Everyone! Michael has been fish-hooking us all! I actually realised that because I learned a lot about phycology.
Also, you and me both. I always mumble weird explanations and connections, ahhhh I love being a Nerd. Sometimes I go meta and would occasionally mumble line such as: I hope no ones listening to this, but then if your hearing this then stop creeping on me, alright, thanks.
It made me feel good that there's someone like me. I was just exactly the same as vsauce in terms of asking questions. I always am asking "why". And even the simplest things in life gives me hard time thinking or finding for answers. But sometimes it leads my brain torturing me.
5:15 I do this too. I talk to myself about anything mundane and then start explaining it. I once started explaining to myself how and why cars work and didn't take into consideration that I was on a bus and everyone just stared at me confused.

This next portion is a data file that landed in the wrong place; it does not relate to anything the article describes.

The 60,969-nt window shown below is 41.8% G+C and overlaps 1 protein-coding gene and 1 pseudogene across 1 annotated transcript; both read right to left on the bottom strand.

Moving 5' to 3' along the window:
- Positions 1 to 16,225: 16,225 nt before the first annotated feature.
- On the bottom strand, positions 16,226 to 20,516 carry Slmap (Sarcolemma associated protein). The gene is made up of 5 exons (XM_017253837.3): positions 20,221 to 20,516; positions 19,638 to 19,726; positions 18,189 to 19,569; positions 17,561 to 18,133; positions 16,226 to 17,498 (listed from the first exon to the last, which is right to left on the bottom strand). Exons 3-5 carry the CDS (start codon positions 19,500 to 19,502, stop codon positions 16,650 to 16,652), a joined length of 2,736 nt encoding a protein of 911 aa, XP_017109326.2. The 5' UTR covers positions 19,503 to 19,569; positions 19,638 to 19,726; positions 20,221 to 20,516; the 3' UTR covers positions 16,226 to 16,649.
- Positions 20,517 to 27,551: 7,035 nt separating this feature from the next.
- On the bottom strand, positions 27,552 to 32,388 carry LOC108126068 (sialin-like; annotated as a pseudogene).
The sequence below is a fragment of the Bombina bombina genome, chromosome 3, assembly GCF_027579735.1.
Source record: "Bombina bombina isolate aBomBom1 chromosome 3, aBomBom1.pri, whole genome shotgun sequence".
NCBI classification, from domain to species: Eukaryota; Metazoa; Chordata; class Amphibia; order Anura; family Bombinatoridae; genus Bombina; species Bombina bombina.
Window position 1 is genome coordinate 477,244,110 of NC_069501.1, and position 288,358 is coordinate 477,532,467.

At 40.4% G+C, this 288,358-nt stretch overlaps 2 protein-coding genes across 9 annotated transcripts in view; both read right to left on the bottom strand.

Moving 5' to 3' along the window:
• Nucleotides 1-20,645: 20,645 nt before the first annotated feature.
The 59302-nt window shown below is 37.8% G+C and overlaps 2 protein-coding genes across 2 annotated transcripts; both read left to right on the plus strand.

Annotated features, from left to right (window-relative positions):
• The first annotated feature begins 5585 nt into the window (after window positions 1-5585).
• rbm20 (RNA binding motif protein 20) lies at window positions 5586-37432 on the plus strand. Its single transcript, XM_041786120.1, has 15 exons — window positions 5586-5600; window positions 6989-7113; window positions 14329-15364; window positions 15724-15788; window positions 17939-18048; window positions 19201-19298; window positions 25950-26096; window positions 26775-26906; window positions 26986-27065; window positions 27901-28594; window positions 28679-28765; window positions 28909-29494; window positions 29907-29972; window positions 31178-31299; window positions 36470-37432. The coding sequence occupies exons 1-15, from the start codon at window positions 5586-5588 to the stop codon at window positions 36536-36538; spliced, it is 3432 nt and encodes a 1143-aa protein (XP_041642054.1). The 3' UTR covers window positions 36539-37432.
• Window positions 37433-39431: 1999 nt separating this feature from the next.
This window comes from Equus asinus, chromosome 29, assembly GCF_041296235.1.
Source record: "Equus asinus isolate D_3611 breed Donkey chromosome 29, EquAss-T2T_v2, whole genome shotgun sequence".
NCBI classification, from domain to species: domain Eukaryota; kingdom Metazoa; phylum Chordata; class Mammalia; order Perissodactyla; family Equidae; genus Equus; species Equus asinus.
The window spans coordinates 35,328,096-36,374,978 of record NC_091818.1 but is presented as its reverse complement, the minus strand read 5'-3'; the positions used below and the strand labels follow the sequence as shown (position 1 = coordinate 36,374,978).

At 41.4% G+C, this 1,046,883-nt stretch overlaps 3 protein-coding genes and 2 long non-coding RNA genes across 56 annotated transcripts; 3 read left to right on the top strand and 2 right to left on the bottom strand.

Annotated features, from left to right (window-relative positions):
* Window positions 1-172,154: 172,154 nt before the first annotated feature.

Asking questions allows us to understand the world around us a bit better.
Why, Because familiarizing gives us a sense of security.
Why, Because we can trace it to things we know
Why, Because the brain reacts on primal impulse
Why, Because its working from what its evolved on
Why, Because without a past you cant have a future
Why, Because for some reason we see time as a linear constant
Why, Because some Egyptian dude got bored back in 1500 BC
Why, Because there isn't a lot to do in the sand
Why, Because sand is boring
Why, Because once you've made a castle and run it through your hand theres nothing else to do
Why, Because its for miles
i always found that colour contradiction to be an amazing idea
you measure a colour to be 700nm .... and ask what colour do you see weather they were thought it was red or not you define what ever you see as red hence that specific wavelength no matter who sees what will be defined as red
however the problem is what does your brain interpret .... maybe you see green but you was thought it was red by the people around you so now when ever you see green in your brain you call it red ...... but our world was created to avoid this problem by showing you a specific colour and calling it that colour everyone else does .... regardless .... maybe there is a way to determine what a brain interprets as colour by measuring where the neurons fire ?